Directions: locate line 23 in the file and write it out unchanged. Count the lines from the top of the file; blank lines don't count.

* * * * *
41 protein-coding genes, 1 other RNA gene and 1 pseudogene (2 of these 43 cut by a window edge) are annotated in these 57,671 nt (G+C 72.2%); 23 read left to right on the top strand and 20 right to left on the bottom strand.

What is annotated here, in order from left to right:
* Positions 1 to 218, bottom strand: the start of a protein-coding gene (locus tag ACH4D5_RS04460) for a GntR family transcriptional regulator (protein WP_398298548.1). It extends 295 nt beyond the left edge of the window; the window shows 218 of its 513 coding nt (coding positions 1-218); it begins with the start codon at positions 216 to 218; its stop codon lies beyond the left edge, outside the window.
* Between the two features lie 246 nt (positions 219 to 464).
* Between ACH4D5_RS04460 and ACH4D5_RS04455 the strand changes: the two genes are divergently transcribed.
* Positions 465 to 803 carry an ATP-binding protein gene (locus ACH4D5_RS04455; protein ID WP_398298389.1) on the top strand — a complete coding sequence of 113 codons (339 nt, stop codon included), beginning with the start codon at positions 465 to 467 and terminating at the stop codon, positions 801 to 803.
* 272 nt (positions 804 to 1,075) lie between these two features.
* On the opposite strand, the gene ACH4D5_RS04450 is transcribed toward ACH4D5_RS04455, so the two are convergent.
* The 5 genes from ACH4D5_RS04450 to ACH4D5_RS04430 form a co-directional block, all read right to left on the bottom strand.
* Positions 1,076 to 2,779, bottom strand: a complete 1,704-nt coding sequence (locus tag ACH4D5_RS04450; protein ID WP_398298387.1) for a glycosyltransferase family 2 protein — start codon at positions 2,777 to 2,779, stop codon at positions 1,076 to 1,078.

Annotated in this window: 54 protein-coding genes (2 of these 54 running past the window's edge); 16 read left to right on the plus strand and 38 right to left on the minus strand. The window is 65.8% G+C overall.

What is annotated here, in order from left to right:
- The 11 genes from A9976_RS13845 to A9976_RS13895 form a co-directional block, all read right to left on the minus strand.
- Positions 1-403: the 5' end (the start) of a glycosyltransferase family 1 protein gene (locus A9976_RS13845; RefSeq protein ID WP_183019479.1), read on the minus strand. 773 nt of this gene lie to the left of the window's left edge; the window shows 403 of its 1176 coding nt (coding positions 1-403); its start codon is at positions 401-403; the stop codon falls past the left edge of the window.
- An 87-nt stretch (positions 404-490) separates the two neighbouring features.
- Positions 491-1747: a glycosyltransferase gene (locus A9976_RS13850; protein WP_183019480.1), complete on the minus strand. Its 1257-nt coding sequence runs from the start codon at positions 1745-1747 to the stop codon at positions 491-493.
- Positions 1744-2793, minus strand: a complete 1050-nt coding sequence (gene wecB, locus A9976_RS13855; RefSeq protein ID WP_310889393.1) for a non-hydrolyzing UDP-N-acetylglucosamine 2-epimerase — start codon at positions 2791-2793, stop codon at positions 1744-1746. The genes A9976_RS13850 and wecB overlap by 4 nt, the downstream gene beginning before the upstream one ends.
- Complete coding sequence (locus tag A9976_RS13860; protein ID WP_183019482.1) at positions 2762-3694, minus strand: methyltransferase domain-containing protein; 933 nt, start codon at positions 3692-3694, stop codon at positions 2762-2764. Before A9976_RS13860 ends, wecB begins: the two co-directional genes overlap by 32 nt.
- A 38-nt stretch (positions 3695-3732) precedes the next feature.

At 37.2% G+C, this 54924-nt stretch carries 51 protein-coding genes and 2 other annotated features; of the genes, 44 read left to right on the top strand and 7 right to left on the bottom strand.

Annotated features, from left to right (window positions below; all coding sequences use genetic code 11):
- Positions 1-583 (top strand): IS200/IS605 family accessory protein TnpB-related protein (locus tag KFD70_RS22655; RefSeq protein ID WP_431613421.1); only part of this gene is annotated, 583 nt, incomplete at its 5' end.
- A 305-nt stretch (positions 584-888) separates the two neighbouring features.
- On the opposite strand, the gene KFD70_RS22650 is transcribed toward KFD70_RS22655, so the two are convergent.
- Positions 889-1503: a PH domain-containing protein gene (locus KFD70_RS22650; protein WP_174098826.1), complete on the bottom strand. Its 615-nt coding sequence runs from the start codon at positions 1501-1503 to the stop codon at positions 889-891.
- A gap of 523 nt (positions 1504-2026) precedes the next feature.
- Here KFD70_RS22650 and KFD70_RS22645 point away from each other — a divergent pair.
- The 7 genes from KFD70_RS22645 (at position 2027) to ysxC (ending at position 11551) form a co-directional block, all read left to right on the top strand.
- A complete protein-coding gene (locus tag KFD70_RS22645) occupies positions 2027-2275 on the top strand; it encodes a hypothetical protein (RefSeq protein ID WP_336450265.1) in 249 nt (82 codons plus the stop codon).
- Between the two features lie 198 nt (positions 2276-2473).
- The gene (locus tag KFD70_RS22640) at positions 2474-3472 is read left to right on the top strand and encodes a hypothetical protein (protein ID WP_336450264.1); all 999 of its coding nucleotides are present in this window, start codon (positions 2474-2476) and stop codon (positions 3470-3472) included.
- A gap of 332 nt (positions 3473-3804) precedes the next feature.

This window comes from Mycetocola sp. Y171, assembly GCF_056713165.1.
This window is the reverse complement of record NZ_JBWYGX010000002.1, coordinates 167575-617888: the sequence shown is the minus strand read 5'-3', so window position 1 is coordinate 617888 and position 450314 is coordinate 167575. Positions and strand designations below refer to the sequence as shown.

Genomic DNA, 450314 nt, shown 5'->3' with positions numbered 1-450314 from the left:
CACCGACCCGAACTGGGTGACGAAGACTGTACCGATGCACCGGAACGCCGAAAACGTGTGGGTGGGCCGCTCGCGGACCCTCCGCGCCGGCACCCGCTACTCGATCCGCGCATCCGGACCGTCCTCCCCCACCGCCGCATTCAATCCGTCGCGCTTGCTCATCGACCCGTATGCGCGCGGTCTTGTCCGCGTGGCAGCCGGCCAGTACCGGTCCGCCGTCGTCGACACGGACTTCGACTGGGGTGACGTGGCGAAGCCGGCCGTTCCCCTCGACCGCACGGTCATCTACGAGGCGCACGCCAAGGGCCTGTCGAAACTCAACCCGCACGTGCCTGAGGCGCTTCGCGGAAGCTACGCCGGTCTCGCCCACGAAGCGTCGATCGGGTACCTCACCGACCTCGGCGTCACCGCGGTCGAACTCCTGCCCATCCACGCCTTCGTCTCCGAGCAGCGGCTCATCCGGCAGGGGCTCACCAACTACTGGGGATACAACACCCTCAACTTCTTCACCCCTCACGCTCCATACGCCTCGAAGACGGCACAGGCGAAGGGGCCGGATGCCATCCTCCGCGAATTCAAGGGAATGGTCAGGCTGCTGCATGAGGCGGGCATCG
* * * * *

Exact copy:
- A 305-nt stretch (positions 584-888) separates the two neighbouring features.